I’ve stayed relevant by being on the boards of companies in different industries. There is innovation in every industry—it’s the name of the game. Competition is everywhere. The only way to stay relevant is to be faster and better and to keep the customer at the center of everything you do.”
Coaching CEOs of Startups
The number one thing that startups need to figure out is whether they’re talking to somebody relevant. Rahul’s suggestion to CEOs is to get a curated list of what is relevant to their prospects, to make sure they are talking to somebody who needs what they are selling. When the CEO of a startup sits in Rahul’s office and asks what his pain point is, he says “‘Thank you very much, have a nice day.’ It’s so important that startups are looking for a relevant problem and are ready to explain their solution in a way that their customer can understand. Skip the jargon. Startups must tell their potential client how a solution is going to make them look like a hero. That’s the basic ingredient of customer acquisition.”
5 Key Life Lessons and Takeaways for the CXO of the Future
- You can’t be a different person in your professional life than you are in your personal life. Have a fundamental value system and practice your values religiously. Remember those values whether you are talking to family members, board members or homeless people on the street. “Be a good human being,” he says.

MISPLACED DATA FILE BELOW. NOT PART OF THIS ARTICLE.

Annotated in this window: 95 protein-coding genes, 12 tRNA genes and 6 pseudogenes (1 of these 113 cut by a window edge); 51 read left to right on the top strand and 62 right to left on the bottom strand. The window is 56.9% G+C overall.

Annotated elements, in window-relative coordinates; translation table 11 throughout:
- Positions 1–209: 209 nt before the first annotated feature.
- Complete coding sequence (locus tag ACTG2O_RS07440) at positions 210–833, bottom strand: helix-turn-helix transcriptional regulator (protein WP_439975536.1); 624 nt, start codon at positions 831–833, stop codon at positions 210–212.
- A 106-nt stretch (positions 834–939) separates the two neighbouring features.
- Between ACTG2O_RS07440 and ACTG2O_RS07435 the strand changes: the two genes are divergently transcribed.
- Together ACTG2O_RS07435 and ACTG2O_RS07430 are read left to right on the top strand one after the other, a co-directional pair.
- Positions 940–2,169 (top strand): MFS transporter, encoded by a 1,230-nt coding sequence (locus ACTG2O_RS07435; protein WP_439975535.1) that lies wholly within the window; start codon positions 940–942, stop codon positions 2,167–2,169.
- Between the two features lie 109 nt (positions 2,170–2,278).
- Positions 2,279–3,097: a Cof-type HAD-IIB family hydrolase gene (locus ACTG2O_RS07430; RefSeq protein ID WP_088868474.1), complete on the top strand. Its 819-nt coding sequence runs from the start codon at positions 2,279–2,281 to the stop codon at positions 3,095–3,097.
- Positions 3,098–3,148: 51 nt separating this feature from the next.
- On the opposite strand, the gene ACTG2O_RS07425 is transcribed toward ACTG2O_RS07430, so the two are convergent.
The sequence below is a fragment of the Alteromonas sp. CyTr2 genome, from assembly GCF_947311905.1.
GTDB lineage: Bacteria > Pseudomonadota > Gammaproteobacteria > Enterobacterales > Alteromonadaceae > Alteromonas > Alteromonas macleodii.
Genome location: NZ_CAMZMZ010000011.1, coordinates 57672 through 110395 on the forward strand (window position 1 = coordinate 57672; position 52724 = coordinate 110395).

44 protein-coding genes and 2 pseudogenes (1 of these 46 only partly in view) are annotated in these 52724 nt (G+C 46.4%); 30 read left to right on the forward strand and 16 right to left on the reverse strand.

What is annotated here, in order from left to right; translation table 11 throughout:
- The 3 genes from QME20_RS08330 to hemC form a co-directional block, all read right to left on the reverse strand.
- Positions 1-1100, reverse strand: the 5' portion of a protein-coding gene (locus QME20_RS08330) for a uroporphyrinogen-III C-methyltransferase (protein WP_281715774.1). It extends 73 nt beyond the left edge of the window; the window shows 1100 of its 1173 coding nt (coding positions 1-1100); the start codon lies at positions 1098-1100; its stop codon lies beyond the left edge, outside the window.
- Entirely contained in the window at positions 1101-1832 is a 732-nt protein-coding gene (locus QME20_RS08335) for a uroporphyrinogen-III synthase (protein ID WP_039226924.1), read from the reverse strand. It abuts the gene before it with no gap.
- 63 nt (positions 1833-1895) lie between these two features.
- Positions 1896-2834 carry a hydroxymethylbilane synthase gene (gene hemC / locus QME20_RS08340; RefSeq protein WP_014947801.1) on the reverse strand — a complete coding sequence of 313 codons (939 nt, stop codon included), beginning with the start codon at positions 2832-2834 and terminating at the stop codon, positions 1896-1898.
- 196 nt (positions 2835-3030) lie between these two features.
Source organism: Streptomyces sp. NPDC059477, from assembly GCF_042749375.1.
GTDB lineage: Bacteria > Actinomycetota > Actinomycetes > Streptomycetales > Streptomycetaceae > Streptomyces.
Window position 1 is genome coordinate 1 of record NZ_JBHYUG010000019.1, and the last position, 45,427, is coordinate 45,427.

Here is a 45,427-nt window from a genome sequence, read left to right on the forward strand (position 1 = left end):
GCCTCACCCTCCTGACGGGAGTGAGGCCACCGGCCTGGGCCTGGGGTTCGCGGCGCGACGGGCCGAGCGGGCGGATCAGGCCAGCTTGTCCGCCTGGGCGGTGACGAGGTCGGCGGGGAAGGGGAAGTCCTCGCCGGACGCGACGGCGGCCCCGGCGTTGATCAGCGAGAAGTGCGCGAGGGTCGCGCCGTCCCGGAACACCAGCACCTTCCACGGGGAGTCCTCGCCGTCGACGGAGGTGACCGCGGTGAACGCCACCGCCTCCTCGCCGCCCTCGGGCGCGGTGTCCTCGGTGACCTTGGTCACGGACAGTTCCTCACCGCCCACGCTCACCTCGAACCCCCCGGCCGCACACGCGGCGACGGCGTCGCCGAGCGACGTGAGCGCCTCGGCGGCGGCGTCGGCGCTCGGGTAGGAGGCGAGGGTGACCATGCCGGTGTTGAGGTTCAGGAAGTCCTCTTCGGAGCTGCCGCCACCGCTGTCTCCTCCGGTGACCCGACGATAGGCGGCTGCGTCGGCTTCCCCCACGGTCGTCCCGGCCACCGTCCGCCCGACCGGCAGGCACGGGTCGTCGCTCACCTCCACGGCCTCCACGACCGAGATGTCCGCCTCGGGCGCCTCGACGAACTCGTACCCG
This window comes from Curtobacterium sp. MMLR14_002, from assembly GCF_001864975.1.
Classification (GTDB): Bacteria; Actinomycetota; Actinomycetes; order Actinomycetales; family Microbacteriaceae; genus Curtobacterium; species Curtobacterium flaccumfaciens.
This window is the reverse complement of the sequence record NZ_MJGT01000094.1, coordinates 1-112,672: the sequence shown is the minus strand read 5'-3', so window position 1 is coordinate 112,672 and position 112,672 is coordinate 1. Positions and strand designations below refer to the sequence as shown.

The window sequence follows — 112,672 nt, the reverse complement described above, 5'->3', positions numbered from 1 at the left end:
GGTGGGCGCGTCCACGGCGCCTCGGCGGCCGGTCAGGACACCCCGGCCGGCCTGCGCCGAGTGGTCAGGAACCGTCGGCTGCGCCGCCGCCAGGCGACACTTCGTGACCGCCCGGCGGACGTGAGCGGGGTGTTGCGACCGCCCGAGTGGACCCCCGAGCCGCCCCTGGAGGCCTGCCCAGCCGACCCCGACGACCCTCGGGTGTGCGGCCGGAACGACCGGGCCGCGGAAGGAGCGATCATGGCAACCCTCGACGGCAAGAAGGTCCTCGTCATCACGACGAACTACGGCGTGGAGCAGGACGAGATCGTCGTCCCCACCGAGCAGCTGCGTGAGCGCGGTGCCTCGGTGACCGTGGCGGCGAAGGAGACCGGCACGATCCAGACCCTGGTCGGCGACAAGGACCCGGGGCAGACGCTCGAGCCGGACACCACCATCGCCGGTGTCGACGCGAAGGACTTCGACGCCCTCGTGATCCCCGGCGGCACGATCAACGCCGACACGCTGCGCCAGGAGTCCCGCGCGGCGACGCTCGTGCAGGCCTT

- Recognize that you can’t do everything yourself. “There are many examples of people who are average Joes (including me!) who succeeded because of the tailwinds of other people pushing them forward. Show them appreciation,” says Rahul.
- Leave your business cards at the door. Be a good family man. Help with homework, do the dishes and don’t miss soccer games.
- Appreciate success, but appreciate failure and taking risks even more.
- Keep an open mind and an eye for disruption. Continually network with people who are smarter than you.
About Rahul Merchant
Seasoned executive with a proven track record for managing businesses and organizations with public and private sectors enterprise and Private Equity across the globe. Professional director serving as a member of public and private company boards.
A commercial-minded visionary with record of creating and monetizing technology products to solve complex business problems. Transformation leader with experience managing and revamping businesses to deliver financial results for the shareholders